“Ready made” ADUS: a small solution to Washington’s housing crisis
Washington State is facing an unprecedented housing crisis. We have the lowest ratio of dwelling units to households of any state in the country, according to an EcoNorthwest study published by the Washington State Department of Commerce. Put simply, there aren’t enough houses to meet demand.
One Washington city, however, has developed a creative approach to the housing shortage.
Renton’s PRADU program “…should serve as a model for cities throughout the Central Puget’s Sound Region.”
Last year, the city of Renton launched its “Permit Ready Accessory Dwelling Unit Program,” (PRADU) offering pre-approved ADU models ranging from 418 to 989 square feet. Accessory Dwelling Units, small residential units typically located on the same lot as a single-family home, allow homeowners to age-in-place, rent, or create room for family members — all without moving the urban growth line. PRADU’s aren’t a “silver bullet” to the housing shortage, Associate Planner Katie Buchl-Morales said, but they are a meaningful step toward increasing housing.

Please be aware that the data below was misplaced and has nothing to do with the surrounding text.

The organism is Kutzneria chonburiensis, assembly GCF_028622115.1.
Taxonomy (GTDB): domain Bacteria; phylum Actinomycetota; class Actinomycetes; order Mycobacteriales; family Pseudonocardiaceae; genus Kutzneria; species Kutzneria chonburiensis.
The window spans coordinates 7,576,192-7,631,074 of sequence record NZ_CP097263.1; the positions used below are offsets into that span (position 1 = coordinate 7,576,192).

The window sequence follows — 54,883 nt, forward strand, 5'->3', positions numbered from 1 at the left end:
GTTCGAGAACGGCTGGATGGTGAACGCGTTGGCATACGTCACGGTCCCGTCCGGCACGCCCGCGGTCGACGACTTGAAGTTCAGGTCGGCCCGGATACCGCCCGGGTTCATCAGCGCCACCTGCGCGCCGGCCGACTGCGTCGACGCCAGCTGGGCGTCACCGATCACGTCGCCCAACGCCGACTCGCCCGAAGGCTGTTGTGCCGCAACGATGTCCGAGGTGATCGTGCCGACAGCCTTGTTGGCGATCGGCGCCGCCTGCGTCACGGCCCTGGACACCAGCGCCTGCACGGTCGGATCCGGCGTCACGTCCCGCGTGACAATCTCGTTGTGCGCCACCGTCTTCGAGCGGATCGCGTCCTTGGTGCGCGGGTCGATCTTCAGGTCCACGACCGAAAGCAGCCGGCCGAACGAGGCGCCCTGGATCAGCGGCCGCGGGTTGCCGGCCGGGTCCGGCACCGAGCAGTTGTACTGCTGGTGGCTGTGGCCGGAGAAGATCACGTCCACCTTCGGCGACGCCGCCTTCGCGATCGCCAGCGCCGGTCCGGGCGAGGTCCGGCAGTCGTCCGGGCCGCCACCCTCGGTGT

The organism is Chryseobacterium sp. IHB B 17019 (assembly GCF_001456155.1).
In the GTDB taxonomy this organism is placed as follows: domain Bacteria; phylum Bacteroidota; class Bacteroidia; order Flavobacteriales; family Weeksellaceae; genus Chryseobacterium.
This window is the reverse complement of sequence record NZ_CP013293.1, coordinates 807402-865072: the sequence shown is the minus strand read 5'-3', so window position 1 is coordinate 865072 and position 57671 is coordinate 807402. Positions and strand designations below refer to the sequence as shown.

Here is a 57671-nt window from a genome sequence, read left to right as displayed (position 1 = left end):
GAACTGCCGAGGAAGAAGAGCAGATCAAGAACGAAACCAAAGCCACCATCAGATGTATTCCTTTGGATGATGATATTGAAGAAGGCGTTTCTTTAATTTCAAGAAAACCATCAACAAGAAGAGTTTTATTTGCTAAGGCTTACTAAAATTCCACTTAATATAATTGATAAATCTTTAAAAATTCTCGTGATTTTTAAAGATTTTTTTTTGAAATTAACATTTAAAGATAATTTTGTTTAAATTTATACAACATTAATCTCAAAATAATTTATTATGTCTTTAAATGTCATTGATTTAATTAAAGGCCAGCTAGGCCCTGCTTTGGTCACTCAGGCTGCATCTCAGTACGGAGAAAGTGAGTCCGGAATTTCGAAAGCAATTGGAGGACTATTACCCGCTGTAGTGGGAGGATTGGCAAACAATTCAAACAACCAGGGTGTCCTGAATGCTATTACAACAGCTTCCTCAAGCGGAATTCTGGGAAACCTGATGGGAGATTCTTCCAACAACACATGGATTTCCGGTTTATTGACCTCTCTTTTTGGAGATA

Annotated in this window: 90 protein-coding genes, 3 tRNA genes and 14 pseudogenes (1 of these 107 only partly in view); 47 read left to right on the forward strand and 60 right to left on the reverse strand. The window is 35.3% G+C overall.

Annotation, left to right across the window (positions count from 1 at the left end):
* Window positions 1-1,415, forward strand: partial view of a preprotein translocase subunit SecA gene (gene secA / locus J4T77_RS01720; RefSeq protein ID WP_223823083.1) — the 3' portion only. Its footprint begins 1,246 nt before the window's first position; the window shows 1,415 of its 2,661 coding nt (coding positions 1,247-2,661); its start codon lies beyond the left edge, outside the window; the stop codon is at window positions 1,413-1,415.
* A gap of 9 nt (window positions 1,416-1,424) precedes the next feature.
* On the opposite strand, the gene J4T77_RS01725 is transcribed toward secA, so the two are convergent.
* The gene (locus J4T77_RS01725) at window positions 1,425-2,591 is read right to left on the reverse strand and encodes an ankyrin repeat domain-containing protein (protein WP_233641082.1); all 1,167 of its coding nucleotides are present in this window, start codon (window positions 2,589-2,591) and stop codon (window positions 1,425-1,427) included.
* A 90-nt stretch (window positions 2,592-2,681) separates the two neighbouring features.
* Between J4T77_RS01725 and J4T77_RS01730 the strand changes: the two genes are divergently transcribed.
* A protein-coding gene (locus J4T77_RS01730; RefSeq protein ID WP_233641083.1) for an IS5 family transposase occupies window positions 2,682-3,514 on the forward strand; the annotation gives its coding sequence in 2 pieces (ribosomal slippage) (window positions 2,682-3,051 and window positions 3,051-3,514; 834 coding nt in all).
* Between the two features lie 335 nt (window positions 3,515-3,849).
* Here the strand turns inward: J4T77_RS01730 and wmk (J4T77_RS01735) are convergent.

Out of eight base plans, Renton’s PRADU program offers 32 designs that include lofts, garages, 2 floor and 3-bedroom structures.
Katie, when looking for her own home to purchase, sought the kind of economical and stylish designs the PRADU program offers. “Oftentimes people associate small with inferior, and that’s not true with our plans,” Katie said. “You don’t have to sacrifice design for something small.”
Renton is not the first to launch a program like this (Encinitas, California, and Lacey, Washington, both have versions). They are, however, the first to cut or eliminate impact fees and provide applicants with technical assistance, including 3D Sketchup modelling. These cost-lowering perks allow a greater pool of applicants to utilize the PRADU program, a major objective of the PRADU team.
There are still obstacles, such as inflated construction costs and technical problems associated with septic systems, impervious surface limits, and land hazards. But the PRADU team remains confident. After all, they accomplished an impressive feat. On top of coordinating an ordinance with city council, the planning commission, and the Engineering and Public Works departments in Renton City government, the PRADU team developed most of the program remotely due to the COVID-19 pandemic. According to Sam Pace, Housing Specialist with Seattle King County REALTORS®, Renton’s PRADU program “…should serve as a model for cities throughout the Central Puget’s Sound Region.”
Help us address our state’s housing crisis by getting involved. Join us on January 20th for Washington REALTORS® Virtual Legislative Days when we advocate for solutions in our region’s housing crisis.
Featured banner renderings from City of Renton